Lesson 1: Make school mornings easy
Panic, shouting, sweaty palms and running feet – is it a major catastrophe or just a regular school morning? If you’re looking to make those early starts go more smoothly, ‘power mum’ Anna Williams says the key is in the preparation.
‘I make sure all the girls’ uniforms are clean, ironed and laid out for them the night before, including underwear and shoes,’ says Anna, mother of daughters Michelle, Dora and Leah. ‘Finding out that all the socks are dirty is a real situation at 7.30am – but not so much at 7.30pm.’
‘Always make lunches the night before,’ recommends Anna, part-time copy writer and full time kiddie soccer aficionado. If you don’t have the fridge space, it’s worth investing in a small additional refrigerator to avoid making lunches in the morning. And double check that you have everything you’ll need for breakfast – cereal, bread, juice and so on – before you go to bed. ‘There’s nothing worse than waking up and discovering there’s no milk,’ says Anna.
Anna suggests keeping your kids’ weekly schedules posted somewhere convenient. ‘Pack all their bags with homework, library books, signed forms, and sports or music gear together, then set them out, grouped by child, beside the door. That way, all you have to do is grab and go.’
Lesson 2: How to help with homework
When author Sarah Ban Breathnach said that ‘striving and struggle precede success’, she must have been talking about homework. With school terms starting again this month, kids across Doha are groaning at the very thought of those long hours spent in preparation for the next day’s lessons. Here’s how you can help.
Create a kitchen classroom
It’s a good idea to structure homework time into the family schedule. Have everyone sit around the dinner table and do homework together. Whether you’re working alongside them, cooking dinner, or simply reading a book, you’ll be close enough to answer any questions and to monitor what your kids are doing. You can redirect wandering attention and make sure those assignments get done.
Read their diary
Not their personal diary, of course, but their homework one. Many schools provide these day planners for students to use to record assignments, instructions and deadlines. You can use it to send messages back and forth to the teacher, and the child is ultimately responsible for making sure both you and the teacher see it. And if you just can’t figure out those quadratic equations, you can schedule an appointment with your child’s teacher.
Help, don’t hinder
A good teacher knows that getting the right answer from a student is all about asking the right questions. Rather than telling your child what seems to you to be the obvious answer, ask a series of questions that will lead them to make the discovery for themselves. Doing the work for them is a recipe for failure; kids must be able to work it out.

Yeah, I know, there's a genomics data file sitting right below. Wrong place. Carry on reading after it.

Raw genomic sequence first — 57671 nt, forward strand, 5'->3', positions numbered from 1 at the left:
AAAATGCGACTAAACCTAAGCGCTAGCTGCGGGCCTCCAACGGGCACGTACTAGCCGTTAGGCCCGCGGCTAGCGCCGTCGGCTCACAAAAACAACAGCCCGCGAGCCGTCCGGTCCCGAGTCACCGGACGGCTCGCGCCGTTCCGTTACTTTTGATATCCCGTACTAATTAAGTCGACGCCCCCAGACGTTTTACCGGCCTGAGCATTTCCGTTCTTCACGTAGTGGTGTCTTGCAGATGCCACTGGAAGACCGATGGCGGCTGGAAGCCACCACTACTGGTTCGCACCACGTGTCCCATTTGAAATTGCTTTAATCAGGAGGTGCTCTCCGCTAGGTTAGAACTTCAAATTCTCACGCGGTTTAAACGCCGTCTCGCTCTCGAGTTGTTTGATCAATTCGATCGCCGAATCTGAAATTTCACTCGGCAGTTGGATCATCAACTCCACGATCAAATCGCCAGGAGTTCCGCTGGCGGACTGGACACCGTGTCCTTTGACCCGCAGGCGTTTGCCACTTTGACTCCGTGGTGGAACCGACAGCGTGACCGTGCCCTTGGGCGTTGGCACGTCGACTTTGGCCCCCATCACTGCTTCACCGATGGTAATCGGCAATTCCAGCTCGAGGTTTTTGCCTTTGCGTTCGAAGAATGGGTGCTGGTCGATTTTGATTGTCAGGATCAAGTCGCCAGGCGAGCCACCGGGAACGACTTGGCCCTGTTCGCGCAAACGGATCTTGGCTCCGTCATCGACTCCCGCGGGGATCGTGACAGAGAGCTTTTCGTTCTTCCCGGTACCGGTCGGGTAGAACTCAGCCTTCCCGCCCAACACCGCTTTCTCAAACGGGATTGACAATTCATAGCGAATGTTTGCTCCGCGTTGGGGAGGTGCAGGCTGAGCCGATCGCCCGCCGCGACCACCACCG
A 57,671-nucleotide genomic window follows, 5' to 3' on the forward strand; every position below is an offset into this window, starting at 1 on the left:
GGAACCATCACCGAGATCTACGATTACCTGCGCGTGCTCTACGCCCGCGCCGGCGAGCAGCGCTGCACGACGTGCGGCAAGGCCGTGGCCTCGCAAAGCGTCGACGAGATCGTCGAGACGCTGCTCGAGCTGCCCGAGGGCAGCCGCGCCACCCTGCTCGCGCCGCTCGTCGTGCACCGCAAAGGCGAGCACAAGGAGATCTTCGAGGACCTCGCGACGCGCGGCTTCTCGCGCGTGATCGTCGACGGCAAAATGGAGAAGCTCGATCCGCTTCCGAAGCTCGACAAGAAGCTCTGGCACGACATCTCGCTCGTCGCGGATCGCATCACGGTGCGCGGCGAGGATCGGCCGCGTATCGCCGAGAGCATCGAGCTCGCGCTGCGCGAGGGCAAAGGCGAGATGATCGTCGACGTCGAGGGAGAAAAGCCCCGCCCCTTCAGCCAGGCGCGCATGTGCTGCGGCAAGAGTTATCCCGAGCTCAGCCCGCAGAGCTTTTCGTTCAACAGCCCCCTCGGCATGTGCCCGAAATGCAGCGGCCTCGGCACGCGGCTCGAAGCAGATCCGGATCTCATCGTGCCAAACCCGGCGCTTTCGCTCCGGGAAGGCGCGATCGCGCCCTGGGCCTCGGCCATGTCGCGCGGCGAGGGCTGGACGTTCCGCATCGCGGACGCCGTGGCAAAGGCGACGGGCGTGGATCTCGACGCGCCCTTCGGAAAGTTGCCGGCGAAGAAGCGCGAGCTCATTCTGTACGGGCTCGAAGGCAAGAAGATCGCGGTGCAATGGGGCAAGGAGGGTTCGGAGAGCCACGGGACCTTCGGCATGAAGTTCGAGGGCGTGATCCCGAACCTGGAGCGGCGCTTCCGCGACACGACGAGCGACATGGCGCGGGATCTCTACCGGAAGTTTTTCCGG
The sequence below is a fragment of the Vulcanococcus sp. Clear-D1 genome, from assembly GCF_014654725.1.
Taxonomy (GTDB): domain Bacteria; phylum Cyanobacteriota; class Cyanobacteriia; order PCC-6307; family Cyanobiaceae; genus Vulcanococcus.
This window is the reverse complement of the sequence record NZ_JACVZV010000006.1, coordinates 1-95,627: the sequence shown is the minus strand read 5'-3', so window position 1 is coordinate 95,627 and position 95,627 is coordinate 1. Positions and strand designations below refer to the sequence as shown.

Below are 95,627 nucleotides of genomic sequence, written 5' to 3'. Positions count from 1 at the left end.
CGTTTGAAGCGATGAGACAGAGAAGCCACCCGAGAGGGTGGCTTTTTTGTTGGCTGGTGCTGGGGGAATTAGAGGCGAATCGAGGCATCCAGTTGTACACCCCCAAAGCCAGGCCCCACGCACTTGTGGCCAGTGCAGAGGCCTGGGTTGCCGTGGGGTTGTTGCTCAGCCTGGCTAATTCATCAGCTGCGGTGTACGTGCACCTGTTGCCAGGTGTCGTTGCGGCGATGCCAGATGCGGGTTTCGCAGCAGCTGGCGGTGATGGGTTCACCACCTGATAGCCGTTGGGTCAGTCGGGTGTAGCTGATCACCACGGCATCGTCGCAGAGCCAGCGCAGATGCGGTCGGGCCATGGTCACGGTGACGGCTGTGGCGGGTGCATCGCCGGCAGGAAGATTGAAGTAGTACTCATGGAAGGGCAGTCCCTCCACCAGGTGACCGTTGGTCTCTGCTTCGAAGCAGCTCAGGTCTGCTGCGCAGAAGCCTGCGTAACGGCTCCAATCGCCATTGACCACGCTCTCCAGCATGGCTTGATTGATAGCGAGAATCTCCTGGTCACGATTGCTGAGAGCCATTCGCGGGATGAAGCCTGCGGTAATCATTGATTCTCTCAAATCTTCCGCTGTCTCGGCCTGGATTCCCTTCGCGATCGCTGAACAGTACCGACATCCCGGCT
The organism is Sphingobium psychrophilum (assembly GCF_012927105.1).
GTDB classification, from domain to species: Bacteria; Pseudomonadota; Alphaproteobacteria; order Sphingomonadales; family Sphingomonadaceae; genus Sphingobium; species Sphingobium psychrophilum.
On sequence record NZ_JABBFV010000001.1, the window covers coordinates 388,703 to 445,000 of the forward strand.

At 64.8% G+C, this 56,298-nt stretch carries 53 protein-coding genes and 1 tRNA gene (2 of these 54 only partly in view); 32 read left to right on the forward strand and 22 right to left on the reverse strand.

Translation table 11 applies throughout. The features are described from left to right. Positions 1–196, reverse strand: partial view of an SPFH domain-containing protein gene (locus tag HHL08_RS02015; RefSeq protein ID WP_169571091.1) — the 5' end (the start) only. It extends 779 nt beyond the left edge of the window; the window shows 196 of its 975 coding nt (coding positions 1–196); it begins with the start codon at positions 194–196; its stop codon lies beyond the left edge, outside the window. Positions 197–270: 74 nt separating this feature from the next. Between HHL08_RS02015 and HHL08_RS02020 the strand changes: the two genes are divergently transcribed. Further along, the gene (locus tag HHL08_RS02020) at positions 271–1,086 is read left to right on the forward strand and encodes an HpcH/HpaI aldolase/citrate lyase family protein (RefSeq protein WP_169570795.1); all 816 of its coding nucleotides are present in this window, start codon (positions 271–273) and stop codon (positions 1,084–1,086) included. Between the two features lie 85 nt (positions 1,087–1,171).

Lesson 3: Pack the perfect lunchbox
Even if you weren’t strict on what went into your children’s lunchboxes until now, every parent knows that too much junk food can be a recipe for disaster. But finding foods that are good for your child and will keep them happy is not an easy task. We asked nutritionist and accredited practising dietitian Peta Picton what she’d advise, and here’s what she came up with:
• Plan what you’ll put in their lunch before you go to the supermarket, and make sure you buy enough to last the whole week.
• Get your kids involved in preparing their lunch, explaining why they’re having each item – milk gives you strong teeth, carrot sticks help your eyesight, and so on.
• If they’re new to the packed lunch experience, show them how to open their sandwiches, tinned fruit and cartons of juice.
• Choose foods that are easy to handle and quick to eat – children will be keen to get outside and play, and may not eat enough if it is taking too long.
• Keep lunches cool in insulated lunchboxes to avoid food poisoning.
• If your child tells you about a food their friend had, try buying it, as it’ll help expand their tastes.
And what should actually go in the lunchbox? Peta suggests striking a balance between the different food groups. ‘Be sure to include breads and cereals, fruit, vegetables, and moderate amounts of milk and meat or alternatives,’ she says.
Some examples include a cream cheese or tuna wrap with salad; carrot and cucumber sticks with hummus; fresh fruit cut into bite-size pieces or canned fruit – so long as it’s in juice rather than syrup; frozen yoghurt or milk (this will also keep the other foods cool); and for snacks, plain popcorn, dried fruit, or crackers with cheese spread.